Baltimore Remembers Katyn Massacre
BALTIMORE (AP) _ As a young Polish officer, Monsignor Zdzislaw J. Peszkowski was spared execution when Soviet troops invaded Poland in 1939. But thousands of his comrades were not as fortunate.
Those fallen soldiers, buried six decades ago in unmarked graves, were honored Sunday with the dedication of a new monument near Baltimore’s Inner Harbor.
``It is the voice of them,″ Peszkowski said of the 30-foot high statue. ``They are shouting here about the truth.″
Located near a Polish enclave in the Fells Point neighborhood, the statue depicts Polish soldiers of the past thousand years, engulfed in gold-leaf flames.
Between April and May 1940, the Soviet secret police shot 15,000 Polish officers in the head and dumped their bodies into common graves near the Russian villages of Mednoye and Katyn. Some 11,000 captured civilians also were killed secretly.
The Katyn graves were discovered by the Nazis in 1943 when they invaded Russia. The slayings became a rallying symbol for Polish nationalism and a point of contention between Poland and the Soviet Union, in part because the Kremlin didn’t acknowledge the massacre until 1990.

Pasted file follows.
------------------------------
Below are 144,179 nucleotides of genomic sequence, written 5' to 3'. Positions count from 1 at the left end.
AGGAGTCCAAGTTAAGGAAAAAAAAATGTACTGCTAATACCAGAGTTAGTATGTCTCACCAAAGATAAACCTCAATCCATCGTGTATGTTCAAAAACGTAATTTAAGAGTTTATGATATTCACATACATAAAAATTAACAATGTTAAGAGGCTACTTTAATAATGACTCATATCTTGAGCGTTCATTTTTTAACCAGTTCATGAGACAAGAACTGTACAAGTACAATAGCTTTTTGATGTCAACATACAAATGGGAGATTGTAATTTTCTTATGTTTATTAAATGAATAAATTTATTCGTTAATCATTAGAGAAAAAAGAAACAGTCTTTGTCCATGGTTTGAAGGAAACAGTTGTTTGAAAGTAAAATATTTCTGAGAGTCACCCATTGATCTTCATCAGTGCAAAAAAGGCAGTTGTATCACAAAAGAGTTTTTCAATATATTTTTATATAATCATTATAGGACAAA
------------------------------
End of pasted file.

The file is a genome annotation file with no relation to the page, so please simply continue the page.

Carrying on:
Katyn also came to symbolize Soviet crimes against Poland.
Congress held hearings on the massacre in 1951-52.
During Sunday’s ceremony, Peszkowski helped lay an urn filled with soil from the Katyn burial ground at the foot of the new monument. Among the 400 people who attended the National Katyn Memorial’s unveiling were Mayor Martin O’Malley, Sen. Barbara Mikulski, D-Md., and Polish government officials.
For the memorial’s sponsors, the monument is a physical reminder of a history that was long suppressed by the Soviet Union.
``For over a half century, their supreme sacrifice was kept secret,″ Stanislaus Wisniewski, reading the words of his brother and memorial organizer Alfred Wisniewski, said of the slain officers. ``The murderers of those gallant heroes wanted all memory buried.″
Antonine Hubska, 60, came from Seminole, Fla., for the ceremony. The secretary of the Siberia Society of Florida, her family was sent to a Siberian camp in 1948 as part of the Soviet farm collectivization.
The monument, she said, is a tribute to both the fallen soldiers and the struggles of families like hers.
``We’ve been in the same shoes.″
On the Net:
Polish Community of Baltimore: http://www.polishcommunity.com/katyn1.htm